September 25, 2003


Apples as a symbol of good?: Why Jews eat the "serpent's fruit" on Judgment Day (Rabbi Berel Wein, Sept. 25, 2003 , Jewish World Review)

All Jewish customs have Torah, historical and traditional origins, though many of them may be now somewhat obscure due to the passage of time and the circumstances of the long exile of Israel. On Rosh HaShana, Jews dip an apple into honey. Why? What is the special symbolism of the apple that makes it the fruit that most graces our Rosh HaShana table?

The sophisticated doubters amongst us have stated that the apple is used because it is the fruit that was most available in all of the areas of the world of the Jewish exile. However, such reasoning begs the question and misses the entire point of the reasons for the preservation of Jewish customs.

Jewish customs come to reinforce Jewish identity and memory. They serve to remind us of our special responsibilities and duties towards the Creator and man. They reinforce our sense of solidity with all of the previous Jewish generations and provide an effective method of transmitting our tradition and heritage to our children and grandchildren. One of the tragedies of the alienation of many Jews currently from their heritage is their ignorance and non-participation regarding Jewish customs. Thus, the custom of the eating of the apple dipped into the honey on the night of Rosh HaShana does have a special traditional significance over and above the ready availability of the fruit at this season of the year. And it is this special significance of memory that enhances the beauty and even the sweetness of the custom.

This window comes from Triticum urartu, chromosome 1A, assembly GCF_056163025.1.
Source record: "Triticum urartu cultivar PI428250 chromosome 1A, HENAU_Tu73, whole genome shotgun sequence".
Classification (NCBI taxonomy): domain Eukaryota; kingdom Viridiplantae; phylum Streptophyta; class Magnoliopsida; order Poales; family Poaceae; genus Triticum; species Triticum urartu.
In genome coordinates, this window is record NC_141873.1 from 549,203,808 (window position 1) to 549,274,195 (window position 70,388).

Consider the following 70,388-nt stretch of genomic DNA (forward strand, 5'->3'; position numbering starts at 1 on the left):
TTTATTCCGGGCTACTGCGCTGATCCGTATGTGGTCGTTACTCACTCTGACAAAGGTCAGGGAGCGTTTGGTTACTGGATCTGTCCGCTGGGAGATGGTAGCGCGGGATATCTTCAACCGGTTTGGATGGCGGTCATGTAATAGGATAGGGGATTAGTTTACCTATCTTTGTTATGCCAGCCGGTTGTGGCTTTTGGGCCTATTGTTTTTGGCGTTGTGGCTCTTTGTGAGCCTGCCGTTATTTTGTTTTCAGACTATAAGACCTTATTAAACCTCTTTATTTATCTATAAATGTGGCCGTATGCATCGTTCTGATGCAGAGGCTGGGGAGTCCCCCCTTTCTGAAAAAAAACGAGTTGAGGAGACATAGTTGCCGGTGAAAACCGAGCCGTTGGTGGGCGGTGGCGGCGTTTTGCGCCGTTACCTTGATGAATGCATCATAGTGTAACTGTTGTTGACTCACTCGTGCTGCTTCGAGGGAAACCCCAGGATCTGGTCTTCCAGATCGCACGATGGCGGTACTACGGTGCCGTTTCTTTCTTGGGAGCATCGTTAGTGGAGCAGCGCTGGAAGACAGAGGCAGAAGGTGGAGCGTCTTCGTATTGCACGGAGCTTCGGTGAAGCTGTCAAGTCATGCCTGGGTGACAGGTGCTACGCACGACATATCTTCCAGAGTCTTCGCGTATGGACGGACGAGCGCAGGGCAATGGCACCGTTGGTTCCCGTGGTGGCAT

One of the fruits to which the Jewish people are compared in King Solomon's Song of Songs is the apple. "As the apple is rare and unique among the trees of the forest, so is my beloved — Israel — amongst the maidens (nations) of the world." The Midrash informs us that the apple tree puts forth the nub of its fruit even before the leaves that will surround and protect the little fruit at its beginning stage of growth are fully sprouting. The Jewish people, by accepting the Torah with the statement that "we will do and we will understand" — placing holy action and observance of Torah commandments even before understanding and rational acceptance — thereby imitated the behavior of the apple. Thus, the apple became a Jewish symbol, a memory aid, so to speak, to the moment of revelation at Sinai.

No one can truly understand the historical suffering of the Jewish people until they've shared a few of the holiday meals.

Posted by Orrin Judd at September 25, 2003 9:23 AM

I feel your pain.

Posted by: h-man at September 25, 2003 3:11 PM